Pythonic way for missing dict keys

Carsten Haese carsten at
Fri Jul 20 21:31:18 CEST 2007

On Fri, 2007-07-20 at 19:08 +0000, Alex Popescu wrote:
> Hi all!
> I am pretty sure this has been asked a couple of times, but I don't seem 
> to find it on the archives (Google seems to have a couple of problems 
> lately).
> I am wondering what is the most pythonic way of dealing with missing 
> keys and default values.
> According to my readings one can take the following approaches:
> 1/ check before (this has a specific name and acronym that I haven't 
> learnt yet by heart)
> if not my_dict.has_key(key):
>   my_obj = myobject()
>   my_dict[key] = my_obj
> else:
>   my_obj = my_dict[key]

This is called "Look before you leap." Note that "if key in my_dict" is
preferred over has_key().

> 2/ try and react on error (this has also a specific name, but...)
> try:
>   my_obj = my_dict[key]
> except AttributeError:
>   my_obj = myobject()
>   my_dict[key] = my_obj

This is called "It's easier to ask for forgiveness than permission."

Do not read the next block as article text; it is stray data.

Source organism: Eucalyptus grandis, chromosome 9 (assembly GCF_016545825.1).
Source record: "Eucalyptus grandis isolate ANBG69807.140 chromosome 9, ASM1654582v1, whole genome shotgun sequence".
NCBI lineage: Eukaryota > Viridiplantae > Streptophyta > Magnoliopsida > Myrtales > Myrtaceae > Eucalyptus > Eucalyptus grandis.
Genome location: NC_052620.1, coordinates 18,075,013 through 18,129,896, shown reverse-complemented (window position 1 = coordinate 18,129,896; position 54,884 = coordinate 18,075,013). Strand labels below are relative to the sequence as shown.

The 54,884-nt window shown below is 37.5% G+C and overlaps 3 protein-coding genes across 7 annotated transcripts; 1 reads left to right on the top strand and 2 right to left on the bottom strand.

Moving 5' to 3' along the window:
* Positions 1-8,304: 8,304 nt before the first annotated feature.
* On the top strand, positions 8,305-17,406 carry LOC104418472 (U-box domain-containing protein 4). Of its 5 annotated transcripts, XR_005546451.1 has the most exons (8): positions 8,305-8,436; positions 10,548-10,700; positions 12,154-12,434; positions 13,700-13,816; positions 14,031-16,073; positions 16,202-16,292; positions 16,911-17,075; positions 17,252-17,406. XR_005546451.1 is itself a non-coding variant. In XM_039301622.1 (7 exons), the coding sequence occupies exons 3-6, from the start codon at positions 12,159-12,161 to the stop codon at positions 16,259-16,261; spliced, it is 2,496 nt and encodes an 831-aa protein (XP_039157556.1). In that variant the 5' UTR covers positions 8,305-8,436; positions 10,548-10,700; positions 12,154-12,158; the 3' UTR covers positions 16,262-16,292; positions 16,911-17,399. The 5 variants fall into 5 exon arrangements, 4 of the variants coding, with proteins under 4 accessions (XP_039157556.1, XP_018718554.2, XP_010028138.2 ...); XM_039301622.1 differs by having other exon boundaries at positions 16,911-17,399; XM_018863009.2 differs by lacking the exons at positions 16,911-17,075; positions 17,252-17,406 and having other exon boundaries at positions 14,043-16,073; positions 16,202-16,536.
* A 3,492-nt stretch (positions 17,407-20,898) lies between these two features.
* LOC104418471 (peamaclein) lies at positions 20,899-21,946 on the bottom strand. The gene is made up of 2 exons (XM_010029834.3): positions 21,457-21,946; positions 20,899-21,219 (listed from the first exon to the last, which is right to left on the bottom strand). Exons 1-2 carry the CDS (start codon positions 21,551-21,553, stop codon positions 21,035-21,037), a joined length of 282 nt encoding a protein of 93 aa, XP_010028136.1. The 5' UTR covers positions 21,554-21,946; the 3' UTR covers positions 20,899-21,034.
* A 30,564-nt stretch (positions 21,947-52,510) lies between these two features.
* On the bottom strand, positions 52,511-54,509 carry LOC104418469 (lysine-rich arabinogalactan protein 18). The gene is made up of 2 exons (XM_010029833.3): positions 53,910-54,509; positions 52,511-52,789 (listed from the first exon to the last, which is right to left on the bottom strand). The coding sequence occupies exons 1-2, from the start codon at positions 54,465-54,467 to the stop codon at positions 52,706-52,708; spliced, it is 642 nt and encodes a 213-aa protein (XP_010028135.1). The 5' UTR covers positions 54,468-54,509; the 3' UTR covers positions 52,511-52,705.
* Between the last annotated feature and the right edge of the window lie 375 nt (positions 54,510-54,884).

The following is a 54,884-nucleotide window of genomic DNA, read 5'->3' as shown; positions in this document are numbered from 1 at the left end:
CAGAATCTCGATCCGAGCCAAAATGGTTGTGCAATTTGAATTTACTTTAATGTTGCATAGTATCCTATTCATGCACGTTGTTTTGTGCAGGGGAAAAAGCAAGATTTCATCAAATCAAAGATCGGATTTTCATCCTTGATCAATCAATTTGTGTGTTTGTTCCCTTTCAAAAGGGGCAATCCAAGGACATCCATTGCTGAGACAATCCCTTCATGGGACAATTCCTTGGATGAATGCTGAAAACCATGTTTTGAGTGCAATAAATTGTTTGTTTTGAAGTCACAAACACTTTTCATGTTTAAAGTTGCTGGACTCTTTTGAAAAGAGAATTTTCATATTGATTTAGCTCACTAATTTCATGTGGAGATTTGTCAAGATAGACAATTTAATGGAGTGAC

> 3/ dict.get usage:
> my_obj = my_dict.get(key, myobject())
> I am wondering which one is the most recommended way? get usage seems 
> the clearest, but the only problem I see is that I think myobject() is 
> evaluated at call time, and so if the initialization is expensive you 
> will probably see surprises.

All ways are equally acceptable. The main difference is in the amount of
optimism the code conveys about the existence of the key. Number 1 and 3
convey the notion that you expect the key to be missing, that it's
normal for the key to be missing. Number 2 conveys the notion that the
key is only missing under exceptional circumstances.

As you noted, number 3 is not good if it's expensive to initialize a
myobject() instance, because the object will be created regardless of
whether it'll be needed. In that case, you should go with number 1, or
the following variant of number 3:

my_obj = my_dict.get(key, None)
if my_obj is None: my_obj = myobject()

This only works if the dictionary doesn't contain Nones already. If it
does, you would create a cheap sentinel object instead:

sentinel = object()
my_obj = my_dict.get(key, sentinel)
if my_obj is sentinel: my_obj = myobject()


Carsten Haese

More information about the Python-list mailing list